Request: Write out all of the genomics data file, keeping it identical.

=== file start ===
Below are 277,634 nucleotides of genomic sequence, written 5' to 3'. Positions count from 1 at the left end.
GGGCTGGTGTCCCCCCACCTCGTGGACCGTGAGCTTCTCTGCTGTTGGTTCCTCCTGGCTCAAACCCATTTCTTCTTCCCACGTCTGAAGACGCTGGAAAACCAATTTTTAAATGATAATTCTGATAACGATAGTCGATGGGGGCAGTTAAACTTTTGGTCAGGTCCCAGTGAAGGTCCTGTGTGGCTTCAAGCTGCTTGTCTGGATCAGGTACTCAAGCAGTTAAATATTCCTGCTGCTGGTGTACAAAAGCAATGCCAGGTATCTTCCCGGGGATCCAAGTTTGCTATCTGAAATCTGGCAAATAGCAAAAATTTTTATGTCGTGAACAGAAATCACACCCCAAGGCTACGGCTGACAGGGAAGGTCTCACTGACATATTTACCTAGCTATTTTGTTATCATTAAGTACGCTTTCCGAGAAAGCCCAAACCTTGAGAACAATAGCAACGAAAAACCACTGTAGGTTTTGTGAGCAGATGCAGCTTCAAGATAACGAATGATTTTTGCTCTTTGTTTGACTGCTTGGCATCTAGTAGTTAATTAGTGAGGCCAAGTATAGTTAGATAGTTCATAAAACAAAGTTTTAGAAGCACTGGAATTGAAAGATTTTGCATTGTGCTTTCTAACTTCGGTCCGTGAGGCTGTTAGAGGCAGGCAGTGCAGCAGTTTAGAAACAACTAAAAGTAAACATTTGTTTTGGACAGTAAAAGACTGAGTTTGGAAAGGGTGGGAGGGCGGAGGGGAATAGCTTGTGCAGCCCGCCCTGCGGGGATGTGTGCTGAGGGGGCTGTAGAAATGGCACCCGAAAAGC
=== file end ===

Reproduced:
Below are 277,634 nucleotides of genomic sequence, written 5' to 3'. Positions count from 1 at the left end.
GGGCTGGTGTCCCCCCACCTCGTGGACCGTGAGCTTCTCTGCTGTTGGTTCCTCCTGGCTCAAACCCATTTCTTCTTCCCACGTCTGAAGACGCTGGAAAACCAATTTTTAAATGATAATTCTGATAACGATAGTCGATGGGGGCAGTTAAACTTTTGGTCAGGTCCCAGTGAAGGTCCTGTGTGGCTTCAAGCTGCTTGTCTGGATCAGGTACTCAAGCAGTTAAATATTCCTGCTGCTGGTGTACAAAAGCAATGCCAGGTATCTTCCCGGGGATCCAAGTTTGCTATCTGAAATCTGGCAAATAGCAAAAATTTTTATGTCGTGAACAGAAATCACACCCCAAGGCTACGGCTGACAGGGAAGGTCTCACTGACATATTTACCTAGCTATTTTGTTATCATTAAGTACGCTTTCCGAGAAAGCCCAAACCTTGAGAACAATAGCAACGAAAAACCACTGTAGGTTTTGTGAGCAGATGCAGCTTCAAGATAACGAATGATTTTTGCTCTTTGTTTGACTGCTTGGCATCTAGTAGTTAATTAGTGAGGCCAAGTATAGTTAGATAGTTCATAAAACAAAGTTTTAGAAGCACTGGAATTGAAAGATTTTGCATTGTGCTTTCTAACTTCGGTCCGTGAGGCTGTTAGAGGCAGGCAGTGCAGCAGTTTAGAAACAACTAAAAGTAAACATTTGTTTTGGACAGTAAAAGACTGAGTTTGGAAAGGGTGGGAGGGCGGAGGGGAATAGCTTGTGCAGCCCGCCCTGCGGGGATGTGTGCTGAGGGGGCTGTAGAAATGGCACCCGAAAAGC